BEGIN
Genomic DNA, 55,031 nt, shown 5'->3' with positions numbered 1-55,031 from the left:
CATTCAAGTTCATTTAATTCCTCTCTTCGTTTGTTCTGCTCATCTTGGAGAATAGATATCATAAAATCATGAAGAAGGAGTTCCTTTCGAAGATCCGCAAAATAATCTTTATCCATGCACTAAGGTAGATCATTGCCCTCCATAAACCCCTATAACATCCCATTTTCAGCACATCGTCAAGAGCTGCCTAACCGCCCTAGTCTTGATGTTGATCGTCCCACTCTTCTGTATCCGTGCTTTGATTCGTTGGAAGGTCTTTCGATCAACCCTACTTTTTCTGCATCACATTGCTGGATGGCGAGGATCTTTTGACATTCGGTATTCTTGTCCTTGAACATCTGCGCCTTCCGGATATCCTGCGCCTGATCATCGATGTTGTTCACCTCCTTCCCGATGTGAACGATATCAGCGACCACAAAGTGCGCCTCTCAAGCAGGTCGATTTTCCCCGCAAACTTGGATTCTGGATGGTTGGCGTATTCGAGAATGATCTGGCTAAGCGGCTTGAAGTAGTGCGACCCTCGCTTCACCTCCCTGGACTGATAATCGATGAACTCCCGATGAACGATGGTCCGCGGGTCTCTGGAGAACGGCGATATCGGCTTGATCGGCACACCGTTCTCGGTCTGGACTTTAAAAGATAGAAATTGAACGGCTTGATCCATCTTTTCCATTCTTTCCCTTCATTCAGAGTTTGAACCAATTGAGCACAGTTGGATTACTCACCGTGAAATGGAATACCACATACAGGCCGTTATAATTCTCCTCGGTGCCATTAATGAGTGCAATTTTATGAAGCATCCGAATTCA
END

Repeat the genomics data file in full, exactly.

Genomic DNA, 55,031 nt, shown 5'->3' with positions numbered 1-55,031 from the left:
CATTCAAGTTCATTTAATTCCTCTCTTCGTTTGTTCTGCTCATCTTGGAGAATAGATATCATAAAATCATGAAGAAGGAGTTCCTTTCGAAGATCCGCAAAATAATCTTTATCCATGCACTAAGGTAGATCATTGCCCTCCATAAACCCCTATAACATCCCATTTTCAGCACATCGTCAAGAGCTGCCTAACCGCCCTAGTCTTGATGTTGATCGTCCCACTCTTCTGTATCCGTGCTTTGATTCGTTGGAAGGTCTTTCGATCAACCCTACTTTTTCTGCATCACATTGCTGGATGGCGAGGATCTTTTGACATTCGGTATTCTTGTCCTTGAACATCTGCGCCTTCCGGATATCCTGCGCCTGATCATCGATGTTGTTCACCTCCTTCCCGATGTGAACGATATCAGCGACCACAAAGTGCGCCTCTCAAGCAGGTCGATTTTCCCCGCAAACTTGGATTCTGGATGGTTGGCGTATTCGAGAATGATCTGGCTAAGCGGCTTGAAGTAGTGCGACCCTCGCTTCACCTCCCTGGACTGATAATCGATGAACTCCCGATGAACGATGGTCCGCGGGTCTCTGGAGAACGGCGATATCGGCTTGATCGGCACACCGTTCTCGGTCTGGACTTTAAAAGATAGAAATTGAACGGCTTGATCCATCTTTTCCATTCTTTCCCTTCATTCAGAGTTTGAACCAATTGAGCACAGTTGGATTACTCACCGTGAAATGGAATACCACATACAGGCCGTTATAATTCTCCTCGGTGCCATTAATGAGTGCAATTTTATGAAGCATCCGAATTCA